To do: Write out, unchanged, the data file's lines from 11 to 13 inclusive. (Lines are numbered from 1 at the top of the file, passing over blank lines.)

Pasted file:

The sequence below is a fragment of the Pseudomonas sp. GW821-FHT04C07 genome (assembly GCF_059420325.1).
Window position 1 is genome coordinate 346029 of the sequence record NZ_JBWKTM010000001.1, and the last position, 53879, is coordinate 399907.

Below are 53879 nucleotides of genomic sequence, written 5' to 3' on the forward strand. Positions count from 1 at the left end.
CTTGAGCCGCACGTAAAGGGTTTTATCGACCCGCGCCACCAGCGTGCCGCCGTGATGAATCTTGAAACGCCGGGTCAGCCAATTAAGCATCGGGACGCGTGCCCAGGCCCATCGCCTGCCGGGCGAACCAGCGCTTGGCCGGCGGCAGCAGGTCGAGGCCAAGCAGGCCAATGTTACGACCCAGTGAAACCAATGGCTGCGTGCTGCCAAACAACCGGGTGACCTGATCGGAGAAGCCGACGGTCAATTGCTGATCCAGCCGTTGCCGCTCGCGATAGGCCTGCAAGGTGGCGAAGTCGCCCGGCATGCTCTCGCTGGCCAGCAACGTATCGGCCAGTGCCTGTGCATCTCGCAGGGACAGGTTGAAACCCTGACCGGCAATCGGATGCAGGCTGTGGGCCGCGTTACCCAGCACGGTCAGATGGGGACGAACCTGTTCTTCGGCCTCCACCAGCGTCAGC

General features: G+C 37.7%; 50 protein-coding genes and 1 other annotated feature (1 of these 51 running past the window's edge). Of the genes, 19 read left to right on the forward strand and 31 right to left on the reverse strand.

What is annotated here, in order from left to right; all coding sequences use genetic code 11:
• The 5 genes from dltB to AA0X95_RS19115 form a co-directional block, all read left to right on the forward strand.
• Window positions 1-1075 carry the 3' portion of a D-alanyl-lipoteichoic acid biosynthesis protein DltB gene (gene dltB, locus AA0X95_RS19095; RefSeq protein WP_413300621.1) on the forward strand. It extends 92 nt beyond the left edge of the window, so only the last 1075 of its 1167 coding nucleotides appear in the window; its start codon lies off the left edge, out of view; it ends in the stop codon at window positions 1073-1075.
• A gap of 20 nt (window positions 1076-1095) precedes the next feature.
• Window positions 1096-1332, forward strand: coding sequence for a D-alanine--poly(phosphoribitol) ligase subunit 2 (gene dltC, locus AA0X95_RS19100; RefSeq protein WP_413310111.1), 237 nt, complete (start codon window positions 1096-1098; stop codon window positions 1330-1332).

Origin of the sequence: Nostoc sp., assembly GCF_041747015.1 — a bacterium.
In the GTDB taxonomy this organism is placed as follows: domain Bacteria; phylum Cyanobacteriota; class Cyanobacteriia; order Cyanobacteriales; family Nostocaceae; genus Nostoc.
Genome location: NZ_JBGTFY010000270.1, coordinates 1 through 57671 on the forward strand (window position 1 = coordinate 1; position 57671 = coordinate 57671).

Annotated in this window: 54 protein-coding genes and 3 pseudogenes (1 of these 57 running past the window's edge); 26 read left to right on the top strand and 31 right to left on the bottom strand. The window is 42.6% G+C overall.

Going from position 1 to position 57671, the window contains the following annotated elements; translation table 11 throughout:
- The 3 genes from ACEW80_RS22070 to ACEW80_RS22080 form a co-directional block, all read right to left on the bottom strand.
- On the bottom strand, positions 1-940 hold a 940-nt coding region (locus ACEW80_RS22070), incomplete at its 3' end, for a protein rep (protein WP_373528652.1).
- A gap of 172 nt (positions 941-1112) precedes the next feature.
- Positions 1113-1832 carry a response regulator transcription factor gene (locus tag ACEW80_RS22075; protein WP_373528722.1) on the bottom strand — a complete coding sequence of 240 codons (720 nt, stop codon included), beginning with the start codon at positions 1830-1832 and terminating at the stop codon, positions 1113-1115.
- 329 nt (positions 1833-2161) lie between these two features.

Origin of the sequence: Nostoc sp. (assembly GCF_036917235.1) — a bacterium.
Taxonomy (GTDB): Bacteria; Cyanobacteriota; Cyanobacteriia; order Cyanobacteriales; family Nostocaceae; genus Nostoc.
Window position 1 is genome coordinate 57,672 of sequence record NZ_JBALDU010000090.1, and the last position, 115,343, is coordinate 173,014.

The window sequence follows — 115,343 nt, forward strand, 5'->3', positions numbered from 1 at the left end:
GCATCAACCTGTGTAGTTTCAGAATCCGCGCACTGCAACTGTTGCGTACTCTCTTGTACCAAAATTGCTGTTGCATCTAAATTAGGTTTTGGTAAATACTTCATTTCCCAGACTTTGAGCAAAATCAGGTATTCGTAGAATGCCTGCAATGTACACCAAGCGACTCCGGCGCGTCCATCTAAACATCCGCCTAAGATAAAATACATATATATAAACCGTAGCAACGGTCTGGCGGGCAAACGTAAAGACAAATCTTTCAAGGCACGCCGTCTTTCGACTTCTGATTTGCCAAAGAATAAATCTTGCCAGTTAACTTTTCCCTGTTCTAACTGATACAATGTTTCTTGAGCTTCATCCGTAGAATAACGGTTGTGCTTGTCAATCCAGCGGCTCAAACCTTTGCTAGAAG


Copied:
Origin of the sequence: Nostoc sp., assembly GCF_041747015.1 — a bacterium.
In the GTDB taxonomy this organism is placed as follows: domain Bacteria; phylum Cyanobacteriota; class Cyanobacteriia; order Cyanobacteriales; family Nostocaceae; genus Nostoc.
Genome location: NZ_JBGTFY010000270.1, coordinates 1 through 57671 on the forward strand (window position 1 = coordinate 1; position 57671 = coordinate 57671).